Mumbai ITAT Ruling: Whether reduction in share capital amounts to a transfer and thereby gives rise to capital gains, if consideration is paid for such reduction?
Facts of the case:
– Carestream Health Inc. (taxpayer or the assessee) is a tax resident and company incorporated in the United States (USA). Carestream Health Pvt. Ltd. (CHIPL) is a wholly owned subsidiary of the taxpayer, resident in India.
– In assessment year (AY) 2011-12, a capital reduction scheme, duly approved by the High Court (HC), was undertaken by CHIPL, wherein its share capital was reduced. This was done by the virtue of cancellation of some equity shares.
– On account of reduction/cancellation of shares, the taxpayer was paid a compensation by CHIPL.
– The consideration up to the extent of accumulated profits of CHIPL, was treated as dividend and dividend distribution tax was also paid by CHIPL.
– In respect of the consideration exceeding the accumulated profits, the taxpayer considered the same as full value of consideration and calculated capital gains, which resulted in a capital loss.
– The capital loss arising to the taxpayer was ignored by the Assessing Officer (AO). Further, the Dispute Resolution Panel (DRP) placed reliance on the Special Bench decision in the case of Bennett Coleman & Co v. ACIT (133 ITD 1) (Mum – SB) (Bennett Coleman), ignored the capital loss and upheld the order of the AO.
– Thus, the taxpayer approached the Income-tax Appellate Tribunal (ITAT or Tribunal) on the ground that since there is a transfer of capital asset for which consideration is received, there is a capital loss under the head of income – Capital Gains, which should be allowed.
Contentions of the AO:
– The main ground of contention by the AO was that, there is no extinguishment of rights of the taxpayer, as earlier the taxpayer was entitled to 100% control over CHIPL and even after the capital reduction scheme, the taxpayer enjoyed 100% control over CHIPL.
– An alternative plea by the taxpayer of treating the impugned transaction as buyback was rejected by the AO on the ground that, the scheme of capital reduction was duly approved by the HC and accordingly the scheme cannot be considered as buyback of shares.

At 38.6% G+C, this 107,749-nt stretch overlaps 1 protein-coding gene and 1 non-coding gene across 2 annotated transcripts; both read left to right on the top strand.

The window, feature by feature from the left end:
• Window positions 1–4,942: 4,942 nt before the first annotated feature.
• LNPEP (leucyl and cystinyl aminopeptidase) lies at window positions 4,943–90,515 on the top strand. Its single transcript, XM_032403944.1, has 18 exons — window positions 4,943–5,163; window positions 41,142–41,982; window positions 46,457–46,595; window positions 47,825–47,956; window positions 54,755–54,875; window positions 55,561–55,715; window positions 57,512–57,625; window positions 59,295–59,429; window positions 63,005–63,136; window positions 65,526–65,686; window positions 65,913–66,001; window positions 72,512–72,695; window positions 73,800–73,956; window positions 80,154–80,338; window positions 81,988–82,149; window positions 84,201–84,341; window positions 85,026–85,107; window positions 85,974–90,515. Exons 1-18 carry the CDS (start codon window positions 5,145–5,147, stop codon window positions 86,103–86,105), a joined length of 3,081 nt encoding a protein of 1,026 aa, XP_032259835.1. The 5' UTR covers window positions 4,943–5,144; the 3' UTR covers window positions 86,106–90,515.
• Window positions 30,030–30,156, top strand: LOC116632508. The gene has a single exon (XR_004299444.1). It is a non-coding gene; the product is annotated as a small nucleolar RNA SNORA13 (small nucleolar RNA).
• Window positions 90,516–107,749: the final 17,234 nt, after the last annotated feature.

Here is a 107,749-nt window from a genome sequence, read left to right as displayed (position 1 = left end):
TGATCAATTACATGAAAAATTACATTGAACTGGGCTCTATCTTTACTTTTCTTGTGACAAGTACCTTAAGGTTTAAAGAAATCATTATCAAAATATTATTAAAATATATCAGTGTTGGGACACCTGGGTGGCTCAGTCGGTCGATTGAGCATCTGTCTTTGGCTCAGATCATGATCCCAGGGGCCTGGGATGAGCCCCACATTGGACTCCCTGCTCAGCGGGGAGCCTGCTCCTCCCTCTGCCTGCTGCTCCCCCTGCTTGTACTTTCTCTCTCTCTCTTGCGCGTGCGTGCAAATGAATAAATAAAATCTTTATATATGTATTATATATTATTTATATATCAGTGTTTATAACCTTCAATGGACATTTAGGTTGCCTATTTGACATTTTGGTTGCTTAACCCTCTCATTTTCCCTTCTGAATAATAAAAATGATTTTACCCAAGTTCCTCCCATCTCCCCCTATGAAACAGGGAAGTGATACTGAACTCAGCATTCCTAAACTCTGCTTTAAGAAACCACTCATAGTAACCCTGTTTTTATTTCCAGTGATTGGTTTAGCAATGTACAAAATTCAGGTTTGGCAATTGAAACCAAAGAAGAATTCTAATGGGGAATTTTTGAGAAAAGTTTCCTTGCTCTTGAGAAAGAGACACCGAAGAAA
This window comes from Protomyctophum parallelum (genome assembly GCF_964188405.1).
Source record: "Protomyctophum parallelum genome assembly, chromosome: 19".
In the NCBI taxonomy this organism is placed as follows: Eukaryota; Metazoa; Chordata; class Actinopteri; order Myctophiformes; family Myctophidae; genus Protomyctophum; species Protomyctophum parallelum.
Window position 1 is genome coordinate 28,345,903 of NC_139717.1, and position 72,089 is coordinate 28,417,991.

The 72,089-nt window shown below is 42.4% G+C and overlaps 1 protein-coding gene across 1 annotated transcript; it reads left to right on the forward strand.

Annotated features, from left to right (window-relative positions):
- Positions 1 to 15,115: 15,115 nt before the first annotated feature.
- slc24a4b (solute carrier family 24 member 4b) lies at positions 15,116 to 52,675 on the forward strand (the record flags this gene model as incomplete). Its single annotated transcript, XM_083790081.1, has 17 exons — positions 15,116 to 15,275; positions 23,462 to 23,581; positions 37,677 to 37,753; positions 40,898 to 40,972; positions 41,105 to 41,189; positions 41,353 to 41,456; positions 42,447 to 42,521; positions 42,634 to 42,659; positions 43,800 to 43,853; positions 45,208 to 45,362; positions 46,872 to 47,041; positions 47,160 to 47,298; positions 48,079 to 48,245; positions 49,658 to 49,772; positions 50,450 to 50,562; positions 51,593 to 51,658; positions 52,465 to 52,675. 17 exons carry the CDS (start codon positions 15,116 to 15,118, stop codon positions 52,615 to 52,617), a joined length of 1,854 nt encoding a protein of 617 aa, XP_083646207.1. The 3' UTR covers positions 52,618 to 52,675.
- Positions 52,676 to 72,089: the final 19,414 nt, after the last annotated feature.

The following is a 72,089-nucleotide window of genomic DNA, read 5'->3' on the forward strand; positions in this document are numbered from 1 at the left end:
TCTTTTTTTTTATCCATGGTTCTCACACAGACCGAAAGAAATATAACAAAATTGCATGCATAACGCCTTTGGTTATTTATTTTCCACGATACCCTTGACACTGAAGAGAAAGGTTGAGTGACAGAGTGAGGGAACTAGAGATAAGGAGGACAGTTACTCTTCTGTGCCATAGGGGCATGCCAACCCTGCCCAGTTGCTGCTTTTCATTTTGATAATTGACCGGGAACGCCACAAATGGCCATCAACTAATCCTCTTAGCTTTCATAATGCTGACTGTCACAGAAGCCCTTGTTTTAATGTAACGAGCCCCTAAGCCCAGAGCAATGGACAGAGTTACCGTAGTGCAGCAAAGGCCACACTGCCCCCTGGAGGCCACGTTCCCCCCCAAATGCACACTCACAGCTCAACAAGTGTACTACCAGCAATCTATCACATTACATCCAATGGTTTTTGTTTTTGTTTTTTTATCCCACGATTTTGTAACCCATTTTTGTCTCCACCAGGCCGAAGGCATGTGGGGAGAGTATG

Contentions of the taxpayer:
– It was contended by the taxpayer that it is the shares in CHIPL, which is an asset and percentage of shareholding is not to be considered in determination of capital gains.
– The reduction of share capital also leads to a reduction on proportionate basis, in the right to receive dividend and the right to share in distribution of net assets on liquidation.
– The HC, before approving the capital reduction scheme, has to be satisfied that the consent of the creditor to the reduction of capital is obtained. This itself signifies and implies that there is a variation/ extinguishment in rights, and thus, the transaction of capital reduction tantamounts to a transfer of a capital asset.
Key observations and the decision of the Hon’ble Mum ITAT:
– The ITAT distinguished the Special Bench decision of Bennett Coleman relied by the DRP.
The taxpayer in the present case has received separate consideration, whereas no such consideration was received in the case of Bennett Coleman.
– The ITAT relied on the Hon’ble Supreme Court (SC) in the case of CIT v. Grace Collis (248 ITR 323), which is in context to amalgamation. The ITAT held that the case of the taxpayer amounts to extinguishment of rights in shares, which falls under the limb ‘extinguishment of any rights’ under section 2(47) of the Income-tax Act, 1961 (the Act) which defines ‘Transfer’.
– The ITAT also relied on the below decisions of the Hon’ble SC, wherein it was held that reduction of share capital amounts to ‘Transfer’
– The ITAT further relied on the case of the Hon’ble Bangalore ITAT in the case of Jupiter Capital Pvt. Ltd v. ACIT (ITA No. 445/Bang/2018), wherein on similar facts it was held that reduction in capital amounts to ‘Transfer’.
– The ITAT held that, even though the shareholder remains a shareholder after the capital reduction, first right as a holder of those shares stands reduced with the reduction in the share capital.
– The Special Bench in case of Bennett Coleman gave reference to the percentage of shareholding to determine whether there arises any capital gains or not, however in the present case, the ITAT clearly held that it is the ‘share in the company’ which is a capital asset and the same has to be taken into consideration for determining capital gains and not the ‘percentage of shareholding in a company’.
– It would therefore be interesting to see how jurisprudence will evolve, when in reduction of share capital, the equity shareholders suffer by way of cancellation of shares or paid up value of shares being reduced, to wipe out accumulated losses, etc. In such cases would such negative consideration not be considered as loss to the shareholder, which is eligible to capital gains?
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